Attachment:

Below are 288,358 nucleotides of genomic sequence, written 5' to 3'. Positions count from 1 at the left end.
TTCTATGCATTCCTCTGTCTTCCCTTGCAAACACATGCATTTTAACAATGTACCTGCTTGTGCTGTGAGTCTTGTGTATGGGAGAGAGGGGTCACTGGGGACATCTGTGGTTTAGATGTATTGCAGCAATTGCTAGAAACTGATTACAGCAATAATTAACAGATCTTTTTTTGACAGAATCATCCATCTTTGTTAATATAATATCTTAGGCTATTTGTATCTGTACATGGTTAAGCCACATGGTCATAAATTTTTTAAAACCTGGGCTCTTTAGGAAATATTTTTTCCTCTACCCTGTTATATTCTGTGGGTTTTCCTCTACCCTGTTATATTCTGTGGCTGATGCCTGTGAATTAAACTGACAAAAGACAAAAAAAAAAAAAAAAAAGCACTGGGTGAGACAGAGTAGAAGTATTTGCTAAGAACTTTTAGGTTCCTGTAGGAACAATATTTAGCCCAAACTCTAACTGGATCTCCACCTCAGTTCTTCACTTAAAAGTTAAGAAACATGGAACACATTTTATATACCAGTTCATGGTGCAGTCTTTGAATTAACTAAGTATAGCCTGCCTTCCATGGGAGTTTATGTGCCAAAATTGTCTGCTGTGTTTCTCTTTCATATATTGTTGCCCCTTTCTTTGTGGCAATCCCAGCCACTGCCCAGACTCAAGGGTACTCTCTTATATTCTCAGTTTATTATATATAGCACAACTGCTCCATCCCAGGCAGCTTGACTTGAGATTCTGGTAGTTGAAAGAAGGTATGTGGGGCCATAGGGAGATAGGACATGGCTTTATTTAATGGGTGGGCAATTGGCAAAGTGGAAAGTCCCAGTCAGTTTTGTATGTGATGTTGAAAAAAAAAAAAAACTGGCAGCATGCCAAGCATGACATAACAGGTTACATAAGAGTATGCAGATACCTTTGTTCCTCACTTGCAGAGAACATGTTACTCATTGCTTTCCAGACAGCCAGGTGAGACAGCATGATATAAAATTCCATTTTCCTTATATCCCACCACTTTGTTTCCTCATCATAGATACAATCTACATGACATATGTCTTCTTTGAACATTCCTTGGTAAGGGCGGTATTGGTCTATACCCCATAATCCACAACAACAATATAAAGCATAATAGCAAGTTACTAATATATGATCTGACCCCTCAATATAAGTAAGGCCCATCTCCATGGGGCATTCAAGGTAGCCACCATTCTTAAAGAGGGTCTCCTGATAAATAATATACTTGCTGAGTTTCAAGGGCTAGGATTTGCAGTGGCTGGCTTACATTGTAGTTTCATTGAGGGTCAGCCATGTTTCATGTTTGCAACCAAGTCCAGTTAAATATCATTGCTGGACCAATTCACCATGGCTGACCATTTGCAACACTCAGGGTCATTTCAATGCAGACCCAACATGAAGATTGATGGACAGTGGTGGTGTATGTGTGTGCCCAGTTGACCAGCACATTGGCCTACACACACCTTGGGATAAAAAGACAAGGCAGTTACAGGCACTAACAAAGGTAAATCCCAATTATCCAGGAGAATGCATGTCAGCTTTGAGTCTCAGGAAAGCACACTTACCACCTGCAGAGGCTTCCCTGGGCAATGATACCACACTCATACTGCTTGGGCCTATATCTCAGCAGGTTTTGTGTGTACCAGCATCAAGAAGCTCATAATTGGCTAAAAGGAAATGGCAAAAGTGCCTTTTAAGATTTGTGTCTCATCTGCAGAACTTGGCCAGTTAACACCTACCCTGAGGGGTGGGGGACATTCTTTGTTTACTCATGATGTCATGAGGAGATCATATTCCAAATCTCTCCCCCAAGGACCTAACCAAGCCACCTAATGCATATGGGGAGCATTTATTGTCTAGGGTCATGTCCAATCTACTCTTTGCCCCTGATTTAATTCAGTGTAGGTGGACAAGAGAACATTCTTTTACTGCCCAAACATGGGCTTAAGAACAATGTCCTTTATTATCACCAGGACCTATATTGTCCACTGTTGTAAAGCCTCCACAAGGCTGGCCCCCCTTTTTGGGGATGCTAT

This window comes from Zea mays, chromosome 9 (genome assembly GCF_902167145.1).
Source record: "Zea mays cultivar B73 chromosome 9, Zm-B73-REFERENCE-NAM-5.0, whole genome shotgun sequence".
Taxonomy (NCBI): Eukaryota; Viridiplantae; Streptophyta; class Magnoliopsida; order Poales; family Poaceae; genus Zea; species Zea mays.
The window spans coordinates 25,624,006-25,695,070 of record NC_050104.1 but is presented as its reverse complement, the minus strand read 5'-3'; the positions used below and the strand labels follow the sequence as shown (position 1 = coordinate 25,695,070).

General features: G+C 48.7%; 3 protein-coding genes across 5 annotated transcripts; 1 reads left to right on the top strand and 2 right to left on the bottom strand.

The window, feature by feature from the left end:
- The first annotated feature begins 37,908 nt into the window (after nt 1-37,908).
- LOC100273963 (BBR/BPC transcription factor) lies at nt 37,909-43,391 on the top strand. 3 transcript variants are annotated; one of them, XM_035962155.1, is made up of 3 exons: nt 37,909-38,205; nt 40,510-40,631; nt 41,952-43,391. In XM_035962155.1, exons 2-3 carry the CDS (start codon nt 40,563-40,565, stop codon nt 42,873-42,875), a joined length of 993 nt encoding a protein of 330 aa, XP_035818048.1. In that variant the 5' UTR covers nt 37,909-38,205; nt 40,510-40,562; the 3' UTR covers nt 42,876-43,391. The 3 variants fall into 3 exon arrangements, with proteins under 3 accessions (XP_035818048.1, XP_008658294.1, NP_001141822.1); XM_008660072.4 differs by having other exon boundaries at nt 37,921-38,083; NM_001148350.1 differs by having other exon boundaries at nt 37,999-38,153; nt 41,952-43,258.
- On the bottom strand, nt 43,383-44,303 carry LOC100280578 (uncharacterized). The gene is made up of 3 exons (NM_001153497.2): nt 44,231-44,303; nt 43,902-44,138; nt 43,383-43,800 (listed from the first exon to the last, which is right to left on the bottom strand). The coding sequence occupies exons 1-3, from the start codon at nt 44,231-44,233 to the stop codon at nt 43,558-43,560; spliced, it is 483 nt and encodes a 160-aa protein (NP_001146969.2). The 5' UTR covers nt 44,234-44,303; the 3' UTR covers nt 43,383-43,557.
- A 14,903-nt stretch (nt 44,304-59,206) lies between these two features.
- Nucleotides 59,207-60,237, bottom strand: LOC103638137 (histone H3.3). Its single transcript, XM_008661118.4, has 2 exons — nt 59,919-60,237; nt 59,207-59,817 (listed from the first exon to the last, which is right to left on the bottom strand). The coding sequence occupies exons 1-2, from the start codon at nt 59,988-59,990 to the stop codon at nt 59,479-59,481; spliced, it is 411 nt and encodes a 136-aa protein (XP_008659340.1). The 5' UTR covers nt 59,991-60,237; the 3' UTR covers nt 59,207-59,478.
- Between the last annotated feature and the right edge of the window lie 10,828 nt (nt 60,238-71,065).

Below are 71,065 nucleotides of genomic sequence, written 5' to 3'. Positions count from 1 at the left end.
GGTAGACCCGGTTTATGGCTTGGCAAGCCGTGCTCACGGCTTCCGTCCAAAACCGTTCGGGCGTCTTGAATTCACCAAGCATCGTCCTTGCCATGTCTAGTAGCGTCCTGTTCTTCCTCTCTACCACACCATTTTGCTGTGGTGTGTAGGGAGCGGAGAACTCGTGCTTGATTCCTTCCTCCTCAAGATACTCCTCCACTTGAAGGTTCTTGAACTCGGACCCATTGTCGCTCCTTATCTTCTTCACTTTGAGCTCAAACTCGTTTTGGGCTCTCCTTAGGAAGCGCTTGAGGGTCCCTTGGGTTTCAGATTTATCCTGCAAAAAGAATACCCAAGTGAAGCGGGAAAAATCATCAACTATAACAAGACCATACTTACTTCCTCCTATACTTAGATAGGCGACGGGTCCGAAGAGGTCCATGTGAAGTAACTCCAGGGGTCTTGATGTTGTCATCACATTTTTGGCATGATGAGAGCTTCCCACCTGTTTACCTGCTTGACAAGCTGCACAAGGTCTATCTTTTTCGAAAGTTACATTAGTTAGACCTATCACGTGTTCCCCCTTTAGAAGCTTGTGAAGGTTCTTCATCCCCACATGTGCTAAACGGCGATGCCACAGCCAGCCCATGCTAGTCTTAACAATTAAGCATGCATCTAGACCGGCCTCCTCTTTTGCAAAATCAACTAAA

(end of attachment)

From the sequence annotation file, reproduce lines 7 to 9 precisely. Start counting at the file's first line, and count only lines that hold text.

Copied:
General features: G+C 48.7%; 3 protein-coding genes across 5 annotated transcripts; 1 reads left to right on the top strand and 2 right to left on the bottom strand.

The window, feature by feature from the left end:
- The first annotated feature begins 37,908 nt into the window (after nt 1-37,908).